The European Union has criticised Sri Lanka’s move to resume executions, saying it would directly contradict the country’s commitment to maintain a 43-year moratorium on death penalty at the UN General Assembly last year.
The EU said in a statement Thursday that Sri Lanka’s planned executions will send the wrong signals to the international community and investors.
It said it will monitor Sri Lanka’s commitments to international conventions upon which hinges a preferential trade deal with the country.
Sri Lanka has a lucrative market access to the EU through the Generalised Scheme of Preferences Plus.
The concessions were withdrawn over alleged abuses immediately after a long civil war, which ended in 2009.
President Maithripala Sirisena’s government took steps toward reforms and commitments on human rights to secure the program back on being elected to office in 2015.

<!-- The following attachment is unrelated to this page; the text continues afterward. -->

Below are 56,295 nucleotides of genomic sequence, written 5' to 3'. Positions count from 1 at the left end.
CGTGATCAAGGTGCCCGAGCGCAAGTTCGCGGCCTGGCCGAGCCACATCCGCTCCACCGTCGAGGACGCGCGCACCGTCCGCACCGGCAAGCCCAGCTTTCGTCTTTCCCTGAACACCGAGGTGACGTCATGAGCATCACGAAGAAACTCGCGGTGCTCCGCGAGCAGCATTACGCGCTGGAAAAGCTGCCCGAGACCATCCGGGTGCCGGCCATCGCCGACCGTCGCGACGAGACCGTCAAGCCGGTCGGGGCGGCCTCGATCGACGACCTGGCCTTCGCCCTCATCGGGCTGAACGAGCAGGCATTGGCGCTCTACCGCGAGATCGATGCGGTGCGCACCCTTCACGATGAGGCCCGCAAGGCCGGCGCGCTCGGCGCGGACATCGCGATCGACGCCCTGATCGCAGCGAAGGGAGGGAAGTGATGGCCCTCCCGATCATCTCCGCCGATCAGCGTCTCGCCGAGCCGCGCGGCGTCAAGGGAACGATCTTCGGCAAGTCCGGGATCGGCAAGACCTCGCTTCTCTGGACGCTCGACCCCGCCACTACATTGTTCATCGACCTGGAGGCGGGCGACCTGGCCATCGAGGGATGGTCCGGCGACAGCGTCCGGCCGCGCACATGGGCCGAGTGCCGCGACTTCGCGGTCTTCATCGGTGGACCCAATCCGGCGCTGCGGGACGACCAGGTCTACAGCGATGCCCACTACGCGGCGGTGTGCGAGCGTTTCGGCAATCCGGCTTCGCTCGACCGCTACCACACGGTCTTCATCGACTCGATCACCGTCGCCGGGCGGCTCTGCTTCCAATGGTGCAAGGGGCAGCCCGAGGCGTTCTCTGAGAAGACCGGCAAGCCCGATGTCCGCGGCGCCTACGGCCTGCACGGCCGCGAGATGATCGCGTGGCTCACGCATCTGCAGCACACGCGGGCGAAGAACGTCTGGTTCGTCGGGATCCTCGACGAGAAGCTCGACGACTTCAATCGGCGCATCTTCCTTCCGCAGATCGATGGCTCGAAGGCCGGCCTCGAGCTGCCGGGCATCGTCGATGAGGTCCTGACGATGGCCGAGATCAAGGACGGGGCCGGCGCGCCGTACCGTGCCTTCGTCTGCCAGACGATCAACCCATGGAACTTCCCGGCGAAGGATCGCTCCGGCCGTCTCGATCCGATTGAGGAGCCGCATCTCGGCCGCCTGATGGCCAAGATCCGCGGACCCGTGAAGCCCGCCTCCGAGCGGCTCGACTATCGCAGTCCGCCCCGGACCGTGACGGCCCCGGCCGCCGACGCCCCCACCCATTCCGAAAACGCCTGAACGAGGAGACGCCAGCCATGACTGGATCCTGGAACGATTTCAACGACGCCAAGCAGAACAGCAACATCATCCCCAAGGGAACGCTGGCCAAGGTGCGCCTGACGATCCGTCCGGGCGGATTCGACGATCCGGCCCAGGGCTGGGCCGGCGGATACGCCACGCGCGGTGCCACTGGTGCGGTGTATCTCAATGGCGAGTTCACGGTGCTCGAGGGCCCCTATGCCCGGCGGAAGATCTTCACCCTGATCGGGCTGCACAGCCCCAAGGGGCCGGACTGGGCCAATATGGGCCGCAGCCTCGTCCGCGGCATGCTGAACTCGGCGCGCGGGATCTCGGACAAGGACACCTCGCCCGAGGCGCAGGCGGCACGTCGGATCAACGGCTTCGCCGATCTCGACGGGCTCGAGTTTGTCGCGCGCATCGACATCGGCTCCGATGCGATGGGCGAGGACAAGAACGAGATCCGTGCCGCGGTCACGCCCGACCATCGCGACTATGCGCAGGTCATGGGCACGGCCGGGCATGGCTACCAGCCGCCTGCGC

But Sirisena said this week he had signed the death warrants for four drug convicts and they would be executed soon.
Sirisena told a school function Friday that he had decided to resume executions to save the youth from narcotics and that he has explained his position to UN chief Antonio Gutteres during a telephone conversation Thursday night.
Sri Lanka last executed a prisoner in 1976.
“The death penalty is a cruel, inhuman and a degrading punishment, and the EU unequivocally opposes its use in all circumstances and all cases,” the EU statement said.
“While the Sri Lankan authorities have cited the need to address drug-related offences, studies show that the death penalty fails to act as a deterrent to crime.”
Sri Lanka has been grappling with drug-related crimes for years and is believed to be used by the peddlers as a transit hub.
In April, police publicly destroyed 770 kilograms (1,695 pounds) of drugs seized in 2016 and 2017.
Police have seized 731 kilograms (1,608 pounds) of heroin, 1 kilogram (2.2 pounds) of cocaine and 1,607 kilograms (3,535 pounds) of marijuana so far this year.